Neal et al The effects and mechanisms of running retraining in the management of patellofemoral pain: a feasibility study.

Ainpradub et al Effect of education on non-specific neck and low back pain: a meta-analysis of randomized control trials.

Todd (2015) CES

Greenalgh S. et al (2015) An investigation into the patient experience of cauda equina syndrome.

Roberts et al Measuring verbal communication in initial physical therapy encounters. Phys Ther 2013; 93(4): 479-491

Chester E. et al Opening clinical encounters in an adult musculoskeletal setting. Manual Therapy 2014; 19: 306-10

Lewis J. Rotator cuff related shoulder pain assessment, management and uncertainties. Manual Therapy 2016; 23: 57-68

Kuhn et al Effectiveness of PT in treating atraumatic FT RC tears: a multicentre prospective cohort study JShElSurg 2013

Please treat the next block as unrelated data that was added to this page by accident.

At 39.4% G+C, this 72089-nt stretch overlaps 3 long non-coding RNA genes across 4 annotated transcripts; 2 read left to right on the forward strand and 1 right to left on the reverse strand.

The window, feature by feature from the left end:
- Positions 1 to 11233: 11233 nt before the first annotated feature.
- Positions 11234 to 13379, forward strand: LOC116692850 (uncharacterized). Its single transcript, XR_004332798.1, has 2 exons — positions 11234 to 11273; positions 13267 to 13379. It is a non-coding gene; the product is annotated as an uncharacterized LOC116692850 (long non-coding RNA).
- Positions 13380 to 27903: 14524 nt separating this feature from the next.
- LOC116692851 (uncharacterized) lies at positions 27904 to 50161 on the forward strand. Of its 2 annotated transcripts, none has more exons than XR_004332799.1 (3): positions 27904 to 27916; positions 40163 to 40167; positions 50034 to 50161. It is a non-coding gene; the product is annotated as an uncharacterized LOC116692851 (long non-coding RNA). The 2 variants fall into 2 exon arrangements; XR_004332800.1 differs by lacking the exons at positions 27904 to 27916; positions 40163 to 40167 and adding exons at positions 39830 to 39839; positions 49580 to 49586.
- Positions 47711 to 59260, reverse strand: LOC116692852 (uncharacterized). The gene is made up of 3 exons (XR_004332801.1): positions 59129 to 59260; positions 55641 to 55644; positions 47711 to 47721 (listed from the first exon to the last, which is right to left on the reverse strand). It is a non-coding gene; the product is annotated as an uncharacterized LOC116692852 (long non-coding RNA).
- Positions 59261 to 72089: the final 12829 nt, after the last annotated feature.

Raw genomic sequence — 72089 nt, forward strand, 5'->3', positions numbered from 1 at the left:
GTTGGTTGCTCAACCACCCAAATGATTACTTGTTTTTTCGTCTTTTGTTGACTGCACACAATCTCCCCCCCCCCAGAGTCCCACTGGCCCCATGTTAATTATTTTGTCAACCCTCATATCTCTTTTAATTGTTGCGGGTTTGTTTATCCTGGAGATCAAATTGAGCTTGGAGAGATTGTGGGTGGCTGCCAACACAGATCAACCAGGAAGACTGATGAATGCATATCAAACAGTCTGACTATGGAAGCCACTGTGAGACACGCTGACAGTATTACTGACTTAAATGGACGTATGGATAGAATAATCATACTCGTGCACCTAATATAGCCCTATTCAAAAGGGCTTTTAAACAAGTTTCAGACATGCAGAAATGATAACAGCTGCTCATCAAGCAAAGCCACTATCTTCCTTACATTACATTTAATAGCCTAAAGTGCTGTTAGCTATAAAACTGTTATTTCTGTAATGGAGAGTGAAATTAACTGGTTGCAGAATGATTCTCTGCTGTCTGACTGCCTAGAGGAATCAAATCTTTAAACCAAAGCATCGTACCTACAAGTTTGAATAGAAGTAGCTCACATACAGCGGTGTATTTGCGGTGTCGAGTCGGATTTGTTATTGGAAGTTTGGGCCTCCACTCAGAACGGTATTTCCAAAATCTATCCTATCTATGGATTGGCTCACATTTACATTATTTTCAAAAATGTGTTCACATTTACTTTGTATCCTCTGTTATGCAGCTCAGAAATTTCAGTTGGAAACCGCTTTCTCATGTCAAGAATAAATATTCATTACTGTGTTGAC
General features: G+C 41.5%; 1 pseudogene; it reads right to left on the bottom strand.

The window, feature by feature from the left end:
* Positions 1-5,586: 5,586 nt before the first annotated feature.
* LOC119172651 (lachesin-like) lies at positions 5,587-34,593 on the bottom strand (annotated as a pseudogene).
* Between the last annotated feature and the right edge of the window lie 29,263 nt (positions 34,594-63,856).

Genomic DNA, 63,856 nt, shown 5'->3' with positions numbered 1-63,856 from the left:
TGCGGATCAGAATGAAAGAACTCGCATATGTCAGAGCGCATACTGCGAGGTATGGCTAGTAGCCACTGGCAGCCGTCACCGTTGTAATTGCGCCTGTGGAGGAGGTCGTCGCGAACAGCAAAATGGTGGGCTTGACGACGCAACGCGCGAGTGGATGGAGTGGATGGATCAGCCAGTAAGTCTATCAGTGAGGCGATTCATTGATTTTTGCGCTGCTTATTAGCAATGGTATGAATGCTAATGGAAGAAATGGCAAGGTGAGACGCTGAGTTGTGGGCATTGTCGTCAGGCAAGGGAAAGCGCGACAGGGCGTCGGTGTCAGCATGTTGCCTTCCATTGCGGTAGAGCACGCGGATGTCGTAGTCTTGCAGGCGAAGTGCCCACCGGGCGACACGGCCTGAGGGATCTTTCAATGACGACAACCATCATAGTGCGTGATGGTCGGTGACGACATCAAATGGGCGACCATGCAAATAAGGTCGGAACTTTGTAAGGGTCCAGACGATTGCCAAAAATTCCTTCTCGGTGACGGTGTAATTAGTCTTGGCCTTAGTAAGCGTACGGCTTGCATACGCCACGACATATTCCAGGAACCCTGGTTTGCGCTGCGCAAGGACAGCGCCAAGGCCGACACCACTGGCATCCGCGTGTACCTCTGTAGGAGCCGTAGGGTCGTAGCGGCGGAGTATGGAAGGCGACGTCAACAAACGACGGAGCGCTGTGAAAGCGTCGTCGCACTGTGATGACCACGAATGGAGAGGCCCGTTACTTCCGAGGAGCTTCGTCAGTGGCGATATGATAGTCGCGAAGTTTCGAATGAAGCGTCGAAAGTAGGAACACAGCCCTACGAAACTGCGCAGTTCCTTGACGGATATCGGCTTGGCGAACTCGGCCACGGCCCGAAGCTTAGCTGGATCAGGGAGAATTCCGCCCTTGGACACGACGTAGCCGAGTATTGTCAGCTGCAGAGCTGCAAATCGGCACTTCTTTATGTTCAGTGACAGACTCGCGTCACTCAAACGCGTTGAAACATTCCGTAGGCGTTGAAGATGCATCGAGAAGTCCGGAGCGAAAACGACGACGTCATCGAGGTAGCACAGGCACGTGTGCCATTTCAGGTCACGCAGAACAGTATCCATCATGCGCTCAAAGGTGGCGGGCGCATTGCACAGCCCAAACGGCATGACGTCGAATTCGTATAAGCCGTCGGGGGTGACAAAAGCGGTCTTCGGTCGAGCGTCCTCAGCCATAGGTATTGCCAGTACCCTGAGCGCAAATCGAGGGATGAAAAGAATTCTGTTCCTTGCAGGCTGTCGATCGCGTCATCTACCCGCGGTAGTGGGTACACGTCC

Whittaker J et al Risk factors for groin injury in sport: an updated systematic review BMJ 2015; 49:803-809

Schmid A et al The relationship of nerve fibre pathology to sensory function in entrapment neuropathy Brain 2014; 10: 1093

Schmid A et al Effect of splinting and exercise on intraneural edema of the median nerve in carpal tunnel syndrome-an MRI study to reveal therapeutic mechanisms.

Taylor A Vascular assessment in musculoskeletal examination Physiotherapy 2001;87(6)282

Rushton et al International framework for examination of the cervical region for potential CAD prior to orthopaedic manual therapy intervention Manual Therapy 2014;19(3):222-8

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The Wall

On saturday the 18th June I ran Rat Race THE WALL!!

A 69 mile ultra race from Carlisle castle to the Milenium bridge in Gateshead. My lovely friends at Helsby running club bought me the entry for my 40th birthday last August…thanks guys!!